One area is Boston, which had its surge in the spring,
While the number of confirmed cases in Massachusetts climbed by 140 on Tuesday, bringing the total to 104,799, and the death toll climbed by 15 to 7,998, according to The Boston Globe, key metrics being used by the state to monitor the reopening remain generally steady.
Massachusetts General Hospital is in the mode of getting back to a new normal, according to Dr. David Hooper, chief of the infection control unit. The number of COVID-19 cases are down to a manageable level, and the hospital is catching up on delayed elective procedures.
Hooper has been tracking the state's numbers, which he said remain pretty consistent, and in-house figures, through the number of hospital admissions, which also have remained stable.
"The majority of our patients are non-COVID nowadays," he said. "We had our surge earlier and right now things are under control."
However, the key factor to reopening while waiting for a vaccine is based on factors outside of hospitals' control, according to Hooper and Demehin.
This is the control of the spread of the virus by the public.
"It's clear to me and others in hospitals around the country, in response (to a surge) you have to postpone elective surgery, clinic visits, though many are being done virtually," Hooper said. "Revenue sources are heavily compromised. That's why getting the pandemic under control … is so important for the health system."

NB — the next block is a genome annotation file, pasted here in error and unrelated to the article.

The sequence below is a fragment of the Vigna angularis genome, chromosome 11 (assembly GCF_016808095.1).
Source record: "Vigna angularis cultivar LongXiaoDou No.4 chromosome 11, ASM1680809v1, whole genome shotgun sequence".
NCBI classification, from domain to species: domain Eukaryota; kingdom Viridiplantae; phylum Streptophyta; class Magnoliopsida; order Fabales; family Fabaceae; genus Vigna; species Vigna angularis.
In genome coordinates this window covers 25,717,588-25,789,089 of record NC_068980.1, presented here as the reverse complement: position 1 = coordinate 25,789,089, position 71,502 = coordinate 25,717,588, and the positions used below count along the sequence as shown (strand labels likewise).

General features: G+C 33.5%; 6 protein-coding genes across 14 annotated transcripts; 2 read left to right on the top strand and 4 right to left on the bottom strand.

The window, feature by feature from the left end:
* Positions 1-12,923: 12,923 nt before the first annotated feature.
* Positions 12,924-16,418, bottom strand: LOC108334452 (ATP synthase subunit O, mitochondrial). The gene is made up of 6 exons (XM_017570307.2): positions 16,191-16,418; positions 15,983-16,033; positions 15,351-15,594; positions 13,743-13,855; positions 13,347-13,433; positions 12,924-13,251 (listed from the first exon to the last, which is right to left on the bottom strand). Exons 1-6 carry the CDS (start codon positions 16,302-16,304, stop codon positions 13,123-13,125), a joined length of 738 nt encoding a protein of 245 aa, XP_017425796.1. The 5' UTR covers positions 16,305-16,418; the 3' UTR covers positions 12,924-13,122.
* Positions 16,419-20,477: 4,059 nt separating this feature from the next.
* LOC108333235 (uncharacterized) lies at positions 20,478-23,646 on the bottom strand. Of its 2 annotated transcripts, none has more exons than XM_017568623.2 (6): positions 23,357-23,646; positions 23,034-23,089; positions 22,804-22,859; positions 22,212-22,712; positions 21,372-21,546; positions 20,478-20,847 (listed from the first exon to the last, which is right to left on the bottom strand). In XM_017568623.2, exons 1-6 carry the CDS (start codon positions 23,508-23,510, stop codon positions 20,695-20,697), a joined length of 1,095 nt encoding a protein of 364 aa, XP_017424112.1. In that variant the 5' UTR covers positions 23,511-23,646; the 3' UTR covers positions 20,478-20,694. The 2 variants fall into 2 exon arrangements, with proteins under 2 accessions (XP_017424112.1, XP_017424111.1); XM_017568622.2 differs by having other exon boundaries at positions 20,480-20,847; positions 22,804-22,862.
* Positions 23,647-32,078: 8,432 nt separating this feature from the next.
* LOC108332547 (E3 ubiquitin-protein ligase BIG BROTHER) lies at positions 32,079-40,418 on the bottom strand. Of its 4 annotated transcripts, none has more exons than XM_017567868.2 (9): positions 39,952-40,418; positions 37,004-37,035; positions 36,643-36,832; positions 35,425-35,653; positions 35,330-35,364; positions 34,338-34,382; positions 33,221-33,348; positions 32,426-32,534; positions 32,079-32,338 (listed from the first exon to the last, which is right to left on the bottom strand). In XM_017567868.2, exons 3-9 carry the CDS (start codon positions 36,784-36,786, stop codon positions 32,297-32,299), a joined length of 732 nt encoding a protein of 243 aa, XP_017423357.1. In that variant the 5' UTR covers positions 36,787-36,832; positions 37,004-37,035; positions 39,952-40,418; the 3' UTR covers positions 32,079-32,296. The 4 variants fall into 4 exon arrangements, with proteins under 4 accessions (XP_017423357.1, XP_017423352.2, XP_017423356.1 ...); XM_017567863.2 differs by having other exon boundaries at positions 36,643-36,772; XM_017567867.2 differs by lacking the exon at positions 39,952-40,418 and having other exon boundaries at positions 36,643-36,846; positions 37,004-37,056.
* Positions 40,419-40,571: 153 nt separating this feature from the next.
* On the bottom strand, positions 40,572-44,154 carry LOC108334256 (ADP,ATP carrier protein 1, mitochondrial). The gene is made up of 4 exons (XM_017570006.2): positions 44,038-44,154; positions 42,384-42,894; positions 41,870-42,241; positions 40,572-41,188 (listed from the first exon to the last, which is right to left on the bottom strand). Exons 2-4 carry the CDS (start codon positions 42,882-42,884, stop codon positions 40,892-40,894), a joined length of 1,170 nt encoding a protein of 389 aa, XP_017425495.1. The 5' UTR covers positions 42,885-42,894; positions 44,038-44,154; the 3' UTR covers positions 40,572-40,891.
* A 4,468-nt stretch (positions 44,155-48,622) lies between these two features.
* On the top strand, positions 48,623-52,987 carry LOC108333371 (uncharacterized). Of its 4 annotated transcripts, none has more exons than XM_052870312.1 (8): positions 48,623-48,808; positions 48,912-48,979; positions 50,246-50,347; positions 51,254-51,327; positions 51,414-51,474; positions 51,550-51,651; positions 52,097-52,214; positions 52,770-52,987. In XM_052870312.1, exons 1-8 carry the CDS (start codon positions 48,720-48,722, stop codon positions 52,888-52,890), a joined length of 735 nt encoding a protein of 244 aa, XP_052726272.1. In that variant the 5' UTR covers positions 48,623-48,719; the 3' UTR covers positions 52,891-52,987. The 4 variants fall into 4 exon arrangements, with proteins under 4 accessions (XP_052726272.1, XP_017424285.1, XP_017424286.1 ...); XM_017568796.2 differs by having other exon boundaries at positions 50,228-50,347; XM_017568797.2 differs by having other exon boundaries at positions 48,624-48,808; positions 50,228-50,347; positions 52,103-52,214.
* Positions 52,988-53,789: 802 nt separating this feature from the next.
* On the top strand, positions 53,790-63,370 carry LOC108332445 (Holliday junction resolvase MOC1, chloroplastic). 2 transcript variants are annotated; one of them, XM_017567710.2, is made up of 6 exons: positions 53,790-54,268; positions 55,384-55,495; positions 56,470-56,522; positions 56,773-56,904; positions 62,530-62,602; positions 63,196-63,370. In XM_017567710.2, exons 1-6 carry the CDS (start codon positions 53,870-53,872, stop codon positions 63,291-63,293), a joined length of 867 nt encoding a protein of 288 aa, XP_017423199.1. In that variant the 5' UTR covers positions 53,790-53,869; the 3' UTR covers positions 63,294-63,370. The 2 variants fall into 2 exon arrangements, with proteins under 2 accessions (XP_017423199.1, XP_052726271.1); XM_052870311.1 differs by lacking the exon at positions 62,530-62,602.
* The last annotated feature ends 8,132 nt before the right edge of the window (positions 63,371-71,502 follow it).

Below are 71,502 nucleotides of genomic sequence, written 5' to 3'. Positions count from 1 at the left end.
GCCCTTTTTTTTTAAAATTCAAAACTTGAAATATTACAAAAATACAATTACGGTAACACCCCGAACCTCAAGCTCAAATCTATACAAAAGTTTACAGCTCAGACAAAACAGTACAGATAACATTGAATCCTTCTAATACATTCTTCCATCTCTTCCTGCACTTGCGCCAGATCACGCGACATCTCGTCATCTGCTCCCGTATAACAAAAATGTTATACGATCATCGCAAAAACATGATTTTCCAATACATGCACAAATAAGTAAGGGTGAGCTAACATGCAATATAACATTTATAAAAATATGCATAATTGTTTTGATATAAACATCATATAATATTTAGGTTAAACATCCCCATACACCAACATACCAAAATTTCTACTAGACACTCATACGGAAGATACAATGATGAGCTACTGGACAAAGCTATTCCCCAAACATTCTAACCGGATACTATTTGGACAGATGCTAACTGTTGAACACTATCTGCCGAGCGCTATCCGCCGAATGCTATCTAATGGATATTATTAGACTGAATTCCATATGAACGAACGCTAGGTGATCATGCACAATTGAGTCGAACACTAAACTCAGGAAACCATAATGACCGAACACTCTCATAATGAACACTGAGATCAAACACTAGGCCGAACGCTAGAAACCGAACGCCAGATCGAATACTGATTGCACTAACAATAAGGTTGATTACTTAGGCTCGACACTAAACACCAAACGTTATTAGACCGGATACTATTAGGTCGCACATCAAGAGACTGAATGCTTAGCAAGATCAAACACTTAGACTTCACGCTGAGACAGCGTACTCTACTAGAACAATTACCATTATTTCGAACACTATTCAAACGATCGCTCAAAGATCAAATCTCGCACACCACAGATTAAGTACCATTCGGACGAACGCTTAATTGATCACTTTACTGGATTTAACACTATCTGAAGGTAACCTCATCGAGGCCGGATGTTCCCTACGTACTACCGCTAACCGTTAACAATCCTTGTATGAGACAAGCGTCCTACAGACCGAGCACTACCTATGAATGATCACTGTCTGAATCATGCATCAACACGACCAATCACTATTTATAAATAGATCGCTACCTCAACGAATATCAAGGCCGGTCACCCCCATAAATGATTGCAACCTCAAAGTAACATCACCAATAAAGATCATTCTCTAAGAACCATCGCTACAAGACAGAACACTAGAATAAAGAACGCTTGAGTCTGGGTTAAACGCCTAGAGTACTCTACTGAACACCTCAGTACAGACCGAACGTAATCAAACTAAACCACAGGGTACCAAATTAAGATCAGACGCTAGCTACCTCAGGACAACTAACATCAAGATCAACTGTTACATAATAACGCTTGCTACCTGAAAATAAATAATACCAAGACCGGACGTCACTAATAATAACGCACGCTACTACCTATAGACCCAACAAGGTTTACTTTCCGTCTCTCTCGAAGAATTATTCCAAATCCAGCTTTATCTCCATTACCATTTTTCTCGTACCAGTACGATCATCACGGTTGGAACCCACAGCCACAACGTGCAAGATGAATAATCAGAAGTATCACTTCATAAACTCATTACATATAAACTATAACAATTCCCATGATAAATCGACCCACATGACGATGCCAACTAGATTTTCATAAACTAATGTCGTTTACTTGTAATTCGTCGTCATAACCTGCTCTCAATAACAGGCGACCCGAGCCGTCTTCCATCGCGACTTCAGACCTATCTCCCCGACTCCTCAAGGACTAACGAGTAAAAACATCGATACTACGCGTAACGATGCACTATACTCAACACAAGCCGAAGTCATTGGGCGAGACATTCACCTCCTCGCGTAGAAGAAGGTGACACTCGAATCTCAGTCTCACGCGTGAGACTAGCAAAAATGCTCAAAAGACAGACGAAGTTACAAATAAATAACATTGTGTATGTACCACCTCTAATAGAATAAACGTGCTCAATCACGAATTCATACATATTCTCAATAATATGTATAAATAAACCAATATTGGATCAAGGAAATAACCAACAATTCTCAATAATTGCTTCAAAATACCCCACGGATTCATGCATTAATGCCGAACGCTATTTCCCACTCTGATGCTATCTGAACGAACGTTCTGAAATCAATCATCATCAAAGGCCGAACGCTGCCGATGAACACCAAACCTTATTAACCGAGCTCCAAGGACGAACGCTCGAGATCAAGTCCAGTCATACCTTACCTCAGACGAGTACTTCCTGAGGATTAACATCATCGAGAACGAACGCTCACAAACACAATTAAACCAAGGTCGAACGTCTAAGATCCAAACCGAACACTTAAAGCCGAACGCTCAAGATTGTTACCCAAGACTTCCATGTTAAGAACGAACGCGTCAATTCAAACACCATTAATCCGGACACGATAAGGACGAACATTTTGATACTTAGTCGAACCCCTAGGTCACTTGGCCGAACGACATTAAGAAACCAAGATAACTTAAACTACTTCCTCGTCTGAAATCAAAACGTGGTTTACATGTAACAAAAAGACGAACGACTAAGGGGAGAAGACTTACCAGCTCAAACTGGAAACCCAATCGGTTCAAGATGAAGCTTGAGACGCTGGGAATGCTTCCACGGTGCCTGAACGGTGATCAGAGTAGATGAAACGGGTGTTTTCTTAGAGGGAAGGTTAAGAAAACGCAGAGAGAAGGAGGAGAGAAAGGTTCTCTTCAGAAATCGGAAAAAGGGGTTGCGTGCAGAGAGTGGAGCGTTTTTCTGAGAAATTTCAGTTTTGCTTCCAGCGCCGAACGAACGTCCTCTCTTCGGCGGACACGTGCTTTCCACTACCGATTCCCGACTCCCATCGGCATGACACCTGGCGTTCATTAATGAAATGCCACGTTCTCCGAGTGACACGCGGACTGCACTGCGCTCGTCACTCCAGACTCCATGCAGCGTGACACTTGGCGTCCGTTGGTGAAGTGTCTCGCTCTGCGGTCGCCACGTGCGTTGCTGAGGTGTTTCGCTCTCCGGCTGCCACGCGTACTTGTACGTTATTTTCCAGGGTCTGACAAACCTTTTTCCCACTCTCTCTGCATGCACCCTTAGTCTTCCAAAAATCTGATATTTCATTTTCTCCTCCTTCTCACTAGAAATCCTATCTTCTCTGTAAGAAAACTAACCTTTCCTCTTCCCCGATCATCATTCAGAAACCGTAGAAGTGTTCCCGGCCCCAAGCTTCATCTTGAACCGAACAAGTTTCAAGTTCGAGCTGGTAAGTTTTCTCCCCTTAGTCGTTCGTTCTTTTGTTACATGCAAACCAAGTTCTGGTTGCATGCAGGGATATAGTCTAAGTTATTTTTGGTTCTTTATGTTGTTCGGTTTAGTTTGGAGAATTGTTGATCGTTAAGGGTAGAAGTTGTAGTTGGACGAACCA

Managing a steady state involves the public's general buy-in, maintaining social distancing, wearing face masks and practicing good hand hygiene, Hooper said.
"There is clear evidence when done aggressively, you can damp down the surge," he said.
Currently, 40% of transmission is from people who have no symptoms, he said.
Everyone who comes to Massachusetts General Hospital is tested for the virus and the result is known in a matter of hours.
There is an adequate amount of tests. Originally Mass General did an in-house, testing but now it uses a commercial platform, because those have become more widely available.
There is also drive-through testing available in the community.
"We want to avoid the surge we had in the spring," Hooper said. "The risk to the healthcare system, as New York, Boston and New Jersey know from the spring surge, can push your healthcare system to the edge, even with just a subset of the population."
That subset of the population at risk are those who are older and anyone who has comorbidities for severe disease. But younger people have also been admitted to Mass General for COVID-19.
The AHA recently joined with the American Medical Association and American Nurses Association in an open letter encouraging public health interventions to help dampen the spread, including the practices of social distancing, wearing a mask and staying at home.
Until there is a vaccine, the United States is dealing with the virus for the long-term.
So far, COVID-19 has infected 10% of the population or less, according to Hooper.
In comparison, the flu pandemic of 1918 is estimated to have infected about a third of the world's population.
For the coronavirus to develop what's known as "herd immunity," between 60% and 80% of the population must become exposed and therefore immune, according to Hooper.
There is hope for a vaccine early next year.
On Monday, Fauci, the nation's infectious disease expert, and Francis Collins, director of the National Institutes of Health, said the first phases of vaccine trials are complete with the next phase giving 30,000 doses – with 15,000 as placebo – to patients, for an eventual 30 million tests.
"We will get through this," Fauci said, "hang in there. It will end, we promise you."